Threading and TCP server
exarkun at intarweb.us
Fri Feb 7 19:13:42 CET 2003
On Thu, Feb 06, 2003 at 08:33:50PM -0800, Ehab Teima wrote:
> Jp Calderone <exarkun at intarweb.us> wrote in message news:<mailman.1044555974.4801.python-list at python.org>...
> > On Thu, Feb 06, 2003 at 09:17:27AM -0800, Ehab Teima wrote:
> > > Hello,
> > >
> > > [snip - blocking threads block entire server]
> > At least two options exist:
> > Extend your use of threads to include whatever sys call (I'm assuming
> > os.system()) you're passing commands to. That is, call os.system("sleep
> > 60") from a separate thread from the main server.
> > Use os.popen() or os.openpty() to execute the commands, and then handle
> > the resulting file objects asynchronously.
> I am not sure this will work. I am already using os.popen to launch
> the process. Also, the whole client request, including the popen call,
> is handled on its own thread. In other words, the popen call is handle
> within the client thread as well. Therefore, I do not think that
> adding another thread for that specific popen call will help. The
> problem disappears when I use spawnv with os.P_NOWAIT since it does
> not wait for the process to finish. Any other method that waits for
> the process, does trap the server.
Perhaps I haven't entirely understood your circumstance. To clarify, I
was suggesting that os.system() blocks until the executed command is
finished, while neither os.popen() nor os.openpty() do. If you are calling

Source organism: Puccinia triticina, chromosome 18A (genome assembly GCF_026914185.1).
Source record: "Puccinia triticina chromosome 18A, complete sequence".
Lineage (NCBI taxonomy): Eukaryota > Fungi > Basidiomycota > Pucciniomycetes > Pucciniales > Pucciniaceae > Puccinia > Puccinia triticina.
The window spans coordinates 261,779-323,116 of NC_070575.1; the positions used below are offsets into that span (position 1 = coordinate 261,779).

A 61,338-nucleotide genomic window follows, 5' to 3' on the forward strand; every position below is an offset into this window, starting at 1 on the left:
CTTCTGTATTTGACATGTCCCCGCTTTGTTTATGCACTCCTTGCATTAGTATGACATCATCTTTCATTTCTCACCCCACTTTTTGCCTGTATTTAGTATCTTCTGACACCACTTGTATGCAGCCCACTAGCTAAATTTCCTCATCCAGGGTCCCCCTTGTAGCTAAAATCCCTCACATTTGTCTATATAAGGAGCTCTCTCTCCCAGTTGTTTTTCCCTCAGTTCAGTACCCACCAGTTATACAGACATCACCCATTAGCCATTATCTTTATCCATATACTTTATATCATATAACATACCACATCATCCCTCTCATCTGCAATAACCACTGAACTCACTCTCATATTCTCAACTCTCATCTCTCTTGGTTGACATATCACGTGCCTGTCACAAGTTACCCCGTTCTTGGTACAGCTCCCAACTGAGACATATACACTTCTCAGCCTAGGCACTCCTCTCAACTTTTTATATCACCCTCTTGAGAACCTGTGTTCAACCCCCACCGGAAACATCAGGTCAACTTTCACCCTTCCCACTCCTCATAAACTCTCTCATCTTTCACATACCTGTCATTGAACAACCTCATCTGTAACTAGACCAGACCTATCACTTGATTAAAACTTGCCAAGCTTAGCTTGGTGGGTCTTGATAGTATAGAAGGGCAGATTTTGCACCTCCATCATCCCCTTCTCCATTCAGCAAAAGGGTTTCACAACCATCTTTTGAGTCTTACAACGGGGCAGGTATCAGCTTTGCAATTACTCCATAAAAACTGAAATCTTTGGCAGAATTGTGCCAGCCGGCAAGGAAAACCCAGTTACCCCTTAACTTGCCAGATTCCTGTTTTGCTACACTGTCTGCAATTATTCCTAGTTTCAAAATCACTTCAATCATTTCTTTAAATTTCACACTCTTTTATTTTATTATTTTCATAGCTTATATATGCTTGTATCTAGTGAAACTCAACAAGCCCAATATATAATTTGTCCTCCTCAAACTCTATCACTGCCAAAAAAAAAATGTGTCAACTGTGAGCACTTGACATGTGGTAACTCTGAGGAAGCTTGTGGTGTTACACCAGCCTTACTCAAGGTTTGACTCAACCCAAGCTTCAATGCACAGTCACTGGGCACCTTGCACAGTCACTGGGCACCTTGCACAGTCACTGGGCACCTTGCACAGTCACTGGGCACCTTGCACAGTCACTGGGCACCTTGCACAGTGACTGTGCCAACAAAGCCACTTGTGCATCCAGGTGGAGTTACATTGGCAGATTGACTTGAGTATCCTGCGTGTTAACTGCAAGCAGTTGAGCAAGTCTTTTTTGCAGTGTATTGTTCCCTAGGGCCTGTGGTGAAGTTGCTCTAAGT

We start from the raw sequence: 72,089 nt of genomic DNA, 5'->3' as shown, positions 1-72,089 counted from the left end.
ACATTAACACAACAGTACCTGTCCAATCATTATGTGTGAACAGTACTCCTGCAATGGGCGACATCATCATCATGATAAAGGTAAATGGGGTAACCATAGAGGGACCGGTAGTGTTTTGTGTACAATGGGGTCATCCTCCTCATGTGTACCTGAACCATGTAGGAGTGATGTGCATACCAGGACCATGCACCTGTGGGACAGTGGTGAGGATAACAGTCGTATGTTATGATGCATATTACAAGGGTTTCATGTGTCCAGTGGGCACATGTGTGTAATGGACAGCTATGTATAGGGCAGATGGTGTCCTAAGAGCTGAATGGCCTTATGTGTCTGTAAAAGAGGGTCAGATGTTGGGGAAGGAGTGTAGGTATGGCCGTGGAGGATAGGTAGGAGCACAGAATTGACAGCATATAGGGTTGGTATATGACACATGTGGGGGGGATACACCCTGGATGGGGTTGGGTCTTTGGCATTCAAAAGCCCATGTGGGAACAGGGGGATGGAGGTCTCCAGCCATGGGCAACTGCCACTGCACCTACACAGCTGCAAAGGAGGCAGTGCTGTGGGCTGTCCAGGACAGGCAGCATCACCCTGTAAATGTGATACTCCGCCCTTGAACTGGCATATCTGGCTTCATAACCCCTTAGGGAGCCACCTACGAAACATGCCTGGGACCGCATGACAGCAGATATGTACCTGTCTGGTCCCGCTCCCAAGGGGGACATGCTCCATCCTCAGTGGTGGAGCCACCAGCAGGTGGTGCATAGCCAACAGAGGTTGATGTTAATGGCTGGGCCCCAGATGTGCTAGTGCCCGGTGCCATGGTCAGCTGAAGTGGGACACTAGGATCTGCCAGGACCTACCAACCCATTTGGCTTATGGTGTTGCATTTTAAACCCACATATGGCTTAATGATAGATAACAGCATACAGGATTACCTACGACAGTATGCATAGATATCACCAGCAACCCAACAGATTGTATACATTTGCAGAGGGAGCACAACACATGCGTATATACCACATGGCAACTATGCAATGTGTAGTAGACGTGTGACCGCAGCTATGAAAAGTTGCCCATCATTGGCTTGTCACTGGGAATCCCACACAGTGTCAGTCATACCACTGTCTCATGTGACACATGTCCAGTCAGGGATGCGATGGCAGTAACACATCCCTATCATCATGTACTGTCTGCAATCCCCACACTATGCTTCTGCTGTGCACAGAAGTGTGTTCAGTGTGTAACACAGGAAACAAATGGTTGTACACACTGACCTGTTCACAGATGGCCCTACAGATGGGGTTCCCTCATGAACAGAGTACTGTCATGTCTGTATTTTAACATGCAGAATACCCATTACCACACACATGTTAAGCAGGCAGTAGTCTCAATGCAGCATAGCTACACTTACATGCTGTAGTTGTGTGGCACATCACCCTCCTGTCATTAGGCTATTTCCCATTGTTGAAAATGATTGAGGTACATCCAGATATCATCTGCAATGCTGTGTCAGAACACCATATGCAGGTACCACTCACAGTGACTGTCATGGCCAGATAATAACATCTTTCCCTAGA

either of the latter two methods from a separate thread from where you call
accept() and start new threads, there should be no issue. If there is, you
may have a locking issue, or something else "minor" that is hanging things
up. On the other hand, if you weren't calling os.system() in the first
place, the problem may lie elsewhere.
> Aside from that, openpty is only available on Unix, the code has to
> work on three Unix platforms in addition to Windows.
Then I suppose openpty isn't something you'd want to use - on non-POSIX
platforms. You are running system-specific commands, though, so it seems
that system-specific ways of invoking them makes sense. There are libraries
that will take care of this for you, invoking the most appropriate method
depending on the platform on which the program is running.
> > Stepping back from the specifics and looking at the problem as a whole,
> > I'd recommend using something like Twisted - http://www.twistedmatrix.com/ -
> > to solve this problem. It handles the process abstraction for you, it
> > handles multiplexing clients for you, it does all the socket code, and it
> > doesn't even rely on threads.
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